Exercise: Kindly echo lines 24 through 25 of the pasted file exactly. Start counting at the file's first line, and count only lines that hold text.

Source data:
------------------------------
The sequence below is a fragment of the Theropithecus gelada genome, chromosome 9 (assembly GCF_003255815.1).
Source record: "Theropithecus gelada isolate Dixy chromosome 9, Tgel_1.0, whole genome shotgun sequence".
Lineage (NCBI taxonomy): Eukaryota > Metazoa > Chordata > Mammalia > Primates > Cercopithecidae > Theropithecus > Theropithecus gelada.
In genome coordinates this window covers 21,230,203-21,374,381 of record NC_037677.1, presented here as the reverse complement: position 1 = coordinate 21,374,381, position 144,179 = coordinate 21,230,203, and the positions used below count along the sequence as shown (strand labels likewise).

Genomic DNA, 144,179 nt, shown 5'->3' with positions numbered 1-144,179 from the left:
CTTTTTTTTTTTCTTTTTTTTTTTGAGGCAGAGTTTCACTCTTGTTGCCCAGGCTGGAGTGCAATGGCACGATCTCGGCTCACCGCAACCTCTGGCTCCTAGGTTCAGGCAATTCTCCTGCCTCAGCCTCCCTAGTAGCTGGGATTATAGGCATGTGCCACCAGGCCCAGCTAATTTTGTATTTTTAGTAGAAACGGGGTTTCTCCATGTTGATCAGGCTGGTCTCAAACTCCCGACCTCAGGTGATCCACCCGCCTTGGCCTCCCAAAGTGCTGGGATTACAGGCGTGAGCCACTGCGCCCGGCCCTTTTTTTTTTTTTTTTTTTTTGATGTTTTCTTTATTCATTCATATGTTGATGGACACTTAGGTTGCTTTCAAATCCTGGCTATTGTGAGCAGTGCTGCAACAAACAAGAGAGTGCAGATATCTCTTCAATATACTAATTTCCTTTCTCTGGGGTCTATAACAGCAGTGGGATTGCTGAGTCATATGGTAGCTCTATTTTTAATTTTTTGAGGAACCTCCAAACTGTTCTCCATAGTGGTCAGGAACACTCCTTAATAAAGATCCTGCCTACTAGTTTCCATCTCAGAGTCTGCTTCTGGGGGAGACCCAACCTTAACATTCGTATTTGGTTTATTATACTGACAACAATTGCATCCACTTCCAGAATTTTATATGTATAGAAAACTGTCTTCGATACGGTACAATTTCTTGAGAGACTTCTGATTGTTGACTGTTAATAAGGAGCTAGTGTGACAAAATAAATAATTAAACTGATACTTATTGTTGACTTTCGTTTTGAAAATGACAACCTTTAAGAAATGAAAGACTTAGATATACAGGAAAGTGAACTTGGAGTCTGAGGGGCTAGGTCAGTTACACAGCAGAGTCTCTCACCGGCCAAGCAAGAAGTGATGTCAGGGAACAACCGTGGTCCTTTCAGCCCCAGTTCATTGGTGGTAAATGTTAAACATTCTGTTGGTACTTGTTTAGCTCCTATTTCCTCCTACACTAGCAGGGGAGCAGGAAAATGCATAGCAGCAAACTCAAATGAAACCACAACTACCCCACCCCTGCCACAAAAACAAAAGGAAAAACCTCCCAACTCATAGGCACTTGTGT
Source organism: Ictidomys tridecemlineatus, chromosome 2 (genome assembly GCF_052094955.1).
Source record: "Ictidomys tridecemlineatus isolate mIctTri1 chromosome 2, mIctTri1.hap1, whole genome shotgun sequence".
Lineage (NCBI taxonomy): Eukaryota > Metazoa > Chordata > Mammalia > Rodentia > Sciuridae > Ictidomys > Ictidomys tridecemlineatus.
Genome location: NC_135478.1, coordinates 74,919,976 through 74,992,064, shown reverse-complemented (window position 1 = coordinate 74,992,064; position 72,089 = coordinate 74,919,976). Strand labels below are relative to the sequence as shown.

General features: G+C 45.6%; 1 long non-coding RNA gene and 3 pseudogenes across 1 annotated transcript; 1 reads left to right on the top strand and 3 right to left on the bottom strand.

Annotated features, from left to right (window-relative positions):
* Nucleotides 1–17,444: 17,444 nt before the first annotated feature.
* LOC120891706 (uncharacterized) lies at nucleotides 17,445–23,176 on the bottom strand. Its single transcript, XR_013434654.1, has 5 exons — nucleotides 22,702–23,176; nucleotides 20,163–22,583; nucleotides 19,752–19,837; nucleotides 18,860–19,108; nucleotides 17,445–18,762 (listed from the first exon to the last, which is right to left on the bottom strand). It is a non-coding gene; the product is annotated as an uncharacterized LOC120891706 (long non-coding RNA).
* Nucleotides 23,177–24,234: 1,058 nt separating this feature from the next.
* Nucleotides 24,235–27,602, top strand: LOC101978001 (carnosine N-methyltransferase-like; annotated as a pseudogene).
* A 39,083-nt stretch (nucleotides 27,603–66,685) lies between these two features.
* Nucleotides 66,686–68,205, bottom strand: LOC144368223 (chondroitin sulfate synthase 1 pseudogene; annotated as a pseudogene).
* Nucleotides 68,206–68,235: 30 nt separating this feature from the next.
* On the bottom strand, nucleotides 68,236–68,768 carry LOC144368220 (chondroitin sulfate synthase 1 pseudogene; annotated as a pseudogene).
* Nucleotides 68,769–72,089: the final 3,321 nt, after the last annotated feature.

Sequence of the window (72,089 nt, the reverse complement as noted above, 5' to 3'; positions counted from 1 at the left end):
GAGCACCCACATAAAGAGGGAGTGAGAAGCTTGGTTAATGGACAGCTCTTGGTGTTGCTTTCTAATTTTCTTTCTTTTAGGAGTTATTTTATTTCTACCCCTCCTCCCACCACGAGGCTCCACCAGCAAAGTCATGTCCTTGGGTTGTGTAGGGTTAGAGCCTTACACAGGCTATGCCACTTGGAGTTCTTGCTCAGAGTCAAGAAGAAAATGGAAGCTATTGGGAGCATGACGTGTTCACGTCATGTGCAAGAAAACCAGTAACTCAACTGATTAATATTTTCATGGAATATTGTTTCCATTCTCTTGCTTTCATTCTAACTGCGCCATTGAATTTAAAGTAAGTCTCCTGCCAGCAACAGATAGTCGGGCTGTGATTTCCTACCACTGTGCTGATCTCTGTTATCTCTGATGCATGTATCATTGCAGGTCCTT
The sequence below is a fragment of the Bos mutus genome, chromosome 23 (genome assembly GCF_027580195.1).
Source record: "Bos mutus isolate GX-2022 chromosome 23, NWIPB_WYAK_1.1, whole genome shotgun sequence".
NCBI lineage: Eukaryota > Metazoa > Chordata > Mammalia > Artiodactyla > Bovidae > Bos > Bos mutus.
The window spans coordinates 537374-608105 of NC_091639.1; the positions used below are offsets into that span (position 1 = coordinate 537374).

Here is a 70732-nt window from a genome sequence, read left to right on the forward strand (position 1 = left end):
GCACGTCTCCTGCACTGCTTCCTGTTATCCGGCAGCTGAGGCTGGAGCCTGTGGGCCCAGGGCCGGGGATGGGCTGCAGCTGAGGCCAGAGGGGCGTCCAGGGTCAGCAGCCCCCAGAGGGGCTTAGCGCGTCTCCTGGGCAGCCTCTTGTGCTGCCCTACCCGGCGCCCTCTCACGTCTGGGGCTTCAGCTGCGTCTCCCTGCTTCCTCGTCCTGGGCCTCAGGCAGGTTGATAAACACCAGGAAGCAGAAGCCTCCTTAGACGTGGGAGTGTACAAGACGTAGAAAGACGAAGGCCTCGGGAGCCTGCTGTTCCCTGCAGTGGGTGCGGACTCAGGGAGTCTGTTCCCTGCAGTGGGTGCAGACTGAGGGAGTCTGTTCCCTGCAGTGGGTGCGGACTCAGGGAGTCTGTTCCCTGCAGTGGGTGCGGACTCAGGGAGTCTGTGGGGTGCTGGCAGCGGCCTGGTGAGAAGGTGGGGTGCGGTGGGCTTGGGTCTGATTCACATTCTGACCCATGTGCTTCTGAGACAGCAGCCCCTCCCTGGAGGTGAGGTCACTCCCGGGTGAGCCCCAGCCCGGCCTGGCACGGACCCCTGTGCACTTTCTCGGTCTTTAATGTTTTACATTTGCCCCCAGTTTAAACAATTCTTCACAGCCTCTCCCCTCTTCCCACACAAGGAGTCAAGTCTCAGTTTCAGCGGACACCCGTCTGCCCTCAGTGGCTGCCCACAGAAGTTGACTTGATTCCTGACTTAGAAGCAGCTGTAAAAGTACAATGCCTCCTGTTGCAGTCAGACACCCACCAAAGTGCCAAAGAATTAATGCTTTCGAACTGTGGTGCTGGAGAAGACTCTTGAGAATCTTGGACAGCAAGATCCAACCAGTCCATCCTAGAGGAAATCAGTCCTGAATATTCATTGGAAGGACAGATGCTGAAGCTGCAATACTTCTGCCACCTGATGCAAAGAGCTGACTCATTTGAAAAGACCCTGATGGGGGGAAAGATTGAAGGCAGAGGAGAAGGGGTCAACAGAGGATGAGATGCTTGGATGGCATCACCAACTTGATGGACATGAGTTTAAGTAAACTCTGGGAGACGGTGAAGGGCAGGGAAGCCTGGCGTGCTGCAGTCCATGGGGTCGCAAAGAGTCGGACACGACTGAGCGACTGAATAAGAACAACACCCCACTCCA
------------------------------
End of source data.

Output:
The sequence below is a fragment of the Bos mutus genome, chromosome 23 (genome assembly GCF_027580195.1).
Source record: "Bos mutus isolate GX-2022 chromosome 23, NWIPB_WYAK_1.1, whole genome shotgun sequence".